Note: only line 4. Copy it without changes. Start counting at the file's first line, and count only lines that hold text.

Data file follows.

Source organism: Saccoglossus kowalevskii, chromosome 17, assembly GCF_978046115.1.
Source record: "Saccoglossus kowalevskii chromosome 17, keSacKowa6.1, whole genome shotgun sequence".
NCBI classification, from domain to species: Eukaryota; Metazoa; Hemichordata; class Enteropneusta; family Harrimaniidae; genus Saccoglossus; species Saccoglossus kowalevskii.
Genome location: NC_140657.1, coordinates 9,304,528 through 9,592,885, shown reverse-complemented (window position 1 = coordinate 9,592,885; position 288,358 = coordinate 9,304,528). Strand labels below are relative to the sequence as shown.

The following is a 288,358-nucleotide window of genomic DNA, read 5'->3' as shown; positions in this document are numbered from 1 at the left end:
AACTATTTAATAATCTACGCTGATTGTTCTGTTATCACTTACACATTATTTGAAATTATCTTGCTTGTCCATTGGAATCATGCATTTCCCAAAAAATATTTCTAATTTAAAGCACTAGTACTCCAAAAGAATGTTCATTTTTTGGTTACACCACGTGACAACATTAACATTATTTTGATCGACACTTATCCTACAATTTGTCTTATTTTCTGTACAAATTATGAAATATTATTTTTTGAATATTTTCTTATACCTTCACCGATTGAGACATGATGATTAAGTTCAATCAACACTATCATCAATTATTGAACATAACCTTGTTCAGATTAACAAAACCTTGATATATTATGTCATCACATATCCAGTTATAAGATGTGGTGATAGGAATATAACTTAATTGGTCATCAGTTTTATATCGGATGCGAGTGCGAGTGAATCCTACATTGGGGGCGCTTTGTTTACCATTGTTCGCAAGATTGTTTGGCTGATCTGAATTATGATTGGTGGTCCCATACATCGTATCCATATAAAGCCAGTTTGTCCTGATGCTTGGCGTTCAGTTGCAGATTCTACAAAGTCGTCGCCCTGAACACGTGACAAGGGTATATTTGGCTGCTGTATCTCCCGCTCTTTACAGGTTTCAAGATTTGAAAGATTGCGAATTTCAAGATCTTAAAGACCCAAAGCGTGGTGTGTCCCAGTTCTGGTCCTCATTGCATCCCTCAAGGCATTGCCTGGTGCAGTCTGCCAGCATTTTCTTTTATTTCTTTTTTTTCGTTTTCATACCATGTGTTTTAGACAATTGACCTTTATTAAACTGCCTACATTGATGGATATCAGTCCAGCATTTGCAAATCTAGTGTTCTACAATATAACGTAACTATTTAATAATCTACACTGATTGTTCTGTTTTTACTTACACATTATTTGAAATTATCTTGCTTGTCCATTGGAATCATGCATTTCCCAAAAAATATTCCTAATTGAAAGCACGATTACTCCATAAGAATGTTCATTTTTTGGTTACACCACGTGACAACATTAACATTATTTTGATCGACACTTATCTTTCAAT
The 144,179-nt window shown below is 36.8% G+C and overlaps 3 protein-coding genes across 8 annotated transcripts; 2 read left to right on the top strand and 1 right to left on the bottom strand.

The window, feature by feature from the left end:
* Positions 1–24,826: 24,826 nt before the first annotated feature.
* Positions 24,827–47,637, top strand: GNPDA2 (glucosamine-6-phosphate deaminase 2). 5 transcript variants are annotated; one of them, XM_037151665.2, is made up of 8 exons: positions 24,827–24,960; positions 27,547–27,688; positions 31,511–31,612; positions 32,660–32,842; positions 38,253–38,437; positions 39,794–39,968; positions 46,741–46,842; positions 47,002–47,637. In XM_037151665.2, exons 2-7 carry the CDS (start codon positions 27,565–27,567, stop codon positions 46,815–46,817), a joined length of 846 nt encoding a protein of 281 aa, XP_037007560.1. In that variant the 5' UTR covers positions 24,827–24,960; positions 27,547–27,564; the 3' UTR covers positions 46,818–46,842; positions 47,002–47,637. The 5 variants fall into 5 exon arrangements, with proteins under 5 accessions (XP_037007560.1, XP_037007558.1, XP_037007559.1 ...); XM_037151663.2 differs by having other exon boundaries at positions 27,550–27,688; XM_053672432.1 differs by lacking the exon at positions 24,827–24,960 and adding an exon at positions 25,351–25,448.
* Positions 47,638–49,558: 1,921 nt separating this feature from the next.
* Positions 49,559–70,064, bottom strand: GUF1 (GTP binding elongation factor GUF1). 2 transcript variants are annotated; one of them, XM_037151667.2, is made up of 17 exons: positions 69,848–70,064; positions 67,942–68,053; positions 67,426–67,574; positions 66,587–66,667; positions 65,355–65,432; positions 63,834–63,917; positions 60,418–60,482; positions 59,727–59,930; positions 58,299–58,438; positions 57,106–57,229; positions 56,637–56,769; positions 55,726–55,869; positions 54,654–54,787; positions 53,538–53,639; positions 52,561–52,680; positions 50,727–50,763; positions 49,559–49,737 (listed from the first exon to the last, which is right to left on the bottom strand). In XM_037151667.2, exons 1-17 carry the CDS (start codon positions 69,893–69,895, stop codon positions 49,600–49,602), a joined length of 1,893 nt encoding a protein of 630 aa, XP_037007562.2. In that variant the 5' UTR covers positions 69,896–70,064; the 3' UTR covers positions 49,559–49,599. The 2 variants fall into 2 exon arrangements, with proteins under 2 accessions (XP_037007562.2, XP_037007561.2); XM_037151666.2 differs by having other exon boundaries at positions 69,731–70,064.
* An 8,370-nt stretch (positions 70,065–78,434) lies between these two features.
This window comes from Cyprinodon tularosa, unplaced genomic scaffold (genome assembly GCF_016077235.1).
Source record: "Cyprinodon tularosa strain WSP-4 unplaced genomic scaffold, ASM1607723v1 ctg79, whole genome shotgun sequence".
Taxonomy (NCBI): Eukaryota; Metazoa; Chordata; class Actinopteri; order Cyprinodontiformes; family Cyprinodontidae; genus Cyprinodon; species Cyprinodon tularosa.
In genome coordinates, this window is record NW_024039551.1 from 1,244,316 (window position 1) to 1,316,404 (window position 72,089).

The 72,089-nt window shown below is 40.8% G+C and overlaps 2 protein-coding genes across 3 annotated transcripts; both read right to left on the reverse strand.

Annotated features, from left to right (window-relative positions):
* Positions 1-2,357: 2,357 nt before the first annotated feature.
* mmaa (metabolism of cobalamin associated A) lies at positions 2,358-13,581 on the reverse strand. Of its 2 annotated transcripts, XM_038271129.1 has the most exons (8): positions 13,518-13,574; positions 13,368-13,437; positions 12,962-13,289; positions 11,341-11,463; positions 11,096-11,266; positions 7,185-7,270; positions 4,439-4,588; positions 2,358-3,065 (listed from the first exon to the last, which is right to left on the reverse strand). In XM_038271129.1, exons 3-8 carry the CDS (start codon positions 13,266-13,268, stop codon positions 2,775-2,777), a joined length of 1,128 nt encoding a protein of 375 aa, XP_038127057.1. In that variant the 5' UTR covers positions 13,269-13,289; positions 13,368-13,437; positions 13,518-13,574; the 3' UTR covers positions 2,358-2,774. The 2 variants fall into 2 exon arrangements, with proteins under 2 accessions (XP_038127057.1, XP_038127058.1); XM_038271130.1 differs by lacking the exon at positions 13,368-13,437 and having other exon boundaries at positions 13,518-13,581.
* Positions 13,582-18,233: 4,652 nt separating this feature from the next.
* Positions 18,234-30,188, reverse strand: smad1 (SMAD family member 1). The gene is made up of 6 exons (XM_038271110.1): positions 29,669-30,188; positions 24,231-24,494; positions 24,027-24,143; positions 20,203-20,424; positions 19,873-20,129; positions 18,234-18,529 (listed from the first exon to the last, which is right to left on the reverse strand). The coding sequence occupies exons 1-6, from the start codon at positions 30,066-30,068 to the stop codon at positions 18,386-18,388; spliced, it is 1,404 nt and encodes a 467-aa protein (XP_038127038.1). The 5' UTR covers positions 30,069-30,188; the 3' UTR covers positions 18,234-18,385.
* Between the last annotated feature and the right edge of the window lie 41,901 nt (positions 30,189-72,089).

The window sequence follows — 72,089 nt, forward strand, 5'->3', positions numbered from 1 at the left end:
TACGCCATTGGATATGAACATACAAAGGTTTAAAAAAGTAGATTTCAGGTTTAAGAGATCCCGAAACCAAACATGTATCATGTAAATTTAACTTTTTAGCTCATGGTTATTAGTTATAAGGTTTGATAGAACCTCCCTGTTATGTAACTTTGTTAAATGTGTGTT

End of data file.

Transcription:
Genome location: NC_140657.1, coordinates 9,304,528 through 9,592,885, shown reverse-complemented (window position 1 = coordinate 9,592,885; position 288,358 = coordinate 9,304,528). Strand labels below are relative to the sequence as shown.